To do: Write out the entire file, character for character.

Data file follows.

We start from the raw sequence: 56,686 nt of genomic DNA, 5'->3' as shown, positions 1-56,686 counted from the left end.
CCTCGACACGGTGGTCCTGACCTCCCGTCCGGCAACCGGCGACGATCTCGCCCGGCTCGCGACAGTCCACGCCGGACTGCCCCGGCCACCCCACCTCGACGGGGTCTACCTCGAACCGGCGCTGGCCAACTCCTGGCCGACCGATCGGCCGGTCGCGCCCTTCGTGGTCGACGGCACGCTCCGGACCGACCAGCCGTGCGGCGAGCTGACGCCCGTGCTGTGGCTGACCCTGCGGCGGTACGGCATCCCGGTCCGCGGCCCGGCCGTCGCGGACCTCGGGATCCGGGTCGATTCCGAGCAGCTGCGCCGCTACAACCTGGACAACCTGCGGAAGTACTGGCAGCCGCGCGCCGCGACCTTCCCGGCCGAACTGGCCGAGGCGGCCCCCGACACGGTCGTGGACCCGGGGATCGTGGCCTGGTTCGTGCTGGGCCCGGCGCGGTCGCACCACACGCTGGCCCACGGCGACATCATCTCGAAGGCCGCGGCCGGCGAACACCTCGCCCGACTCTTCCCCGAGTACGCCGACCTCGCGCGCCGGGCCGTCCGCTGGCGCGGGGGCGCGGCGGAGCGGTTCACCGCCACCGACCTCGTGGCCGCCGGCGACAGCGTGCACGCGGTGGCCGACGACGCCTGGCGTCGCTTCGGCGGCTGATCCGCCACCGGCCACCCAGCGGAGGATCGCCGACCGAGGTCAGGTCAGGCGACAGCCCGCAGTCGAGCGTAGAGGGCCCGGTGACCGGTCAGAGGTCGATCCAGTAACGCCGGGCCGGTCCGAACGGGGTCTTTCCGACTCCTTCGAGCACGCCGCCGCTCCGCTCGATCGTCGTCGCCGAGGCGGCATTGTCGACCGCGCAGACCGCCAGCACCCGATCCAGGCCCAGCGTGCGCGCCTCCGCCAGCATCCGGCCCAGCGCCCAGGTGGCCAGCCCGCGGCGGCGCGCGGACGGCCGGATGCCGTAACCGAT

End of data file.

We start from the raw sequence: 56,686 nt of genomic DNA, 5'->3' as shown, positions 1-56,686 counted from the left end.
CCTCGACACGGTGGTCCTGACCTCCCGTCCGGCAACCGGCGACGATCTCGCCCGGCTCGCGACAGTCCACGCCGGACTGCCCCGGCCACCCCACCTCGACGGGGTCTACCTCGAACCGGCGCTGGCCAACTCCTGGCCGACCGATCGGCCGGTCGCGCCCTTCGTGGTCGACGGCACGCTCCGGACCGACCAGCCGTGCGGCGAGCTGACGCCCGTGCTGTGGCTGACCCTGCGGCGGTACGGCATCCCGGTCCGCGGCCCGGCCGTCGCGGACCTCGGGATCCGGGTCGATTCCGAGCAGCTGCGCCGCTACAACCTGGACAACCTGCGGAAGTACTGGCAGCCGCGCGCCGCGACCTTCCCGGCCGAACTGGCCGAGGCGGCCCCCGACACGGTCGTGGACCCGGGGATCGTGGCCTGGTTCGTGCTGGGCCCGGCGCGGTCGCACCACACGCTGGCCCACGGCGACATCATCTCGAAGGCCGCGGCCGGCGAACACCTCGCCCGACTCTTCCCCGAGTACGCCGACCTCGCGCGCCGGGCCGTCCGCTGGCGCGGGGGCGCGGCGGAGCGGTTCACCGCCACCGACCTCGTGGCCGCCGGCGACAGCGTGCACGCGGTGGCCGACGACGCCTGGCGTCGCTTCGGCGGCTGATCCGCCACCGGCCACCCAGCGGAGGATCGCCGACCGAGGTCAGGTCAGGCGACAGCCCGCAGTCGAGCGTAGAGGGCCCGGTGACCGGTCAGAGGTCGATCCAGTAACGCCGGGCCGGTCCGAACGGGGTCTTTCCGACTCCTTCGAGCACGCCGCCGCTCCGCTCGATCGTCGTCGCCGAGGCGGCATTGTCGACCGCGCAGACCGCCAGCACCCGATCCAGGCCCAGCGTGCGCGCCTCCGCCAGCATCCGGCCCAGCGCCCAGGTGGCCAGCCCGCGGCGGCGCGCGGACGGCCGGATGCCGTAACCGAT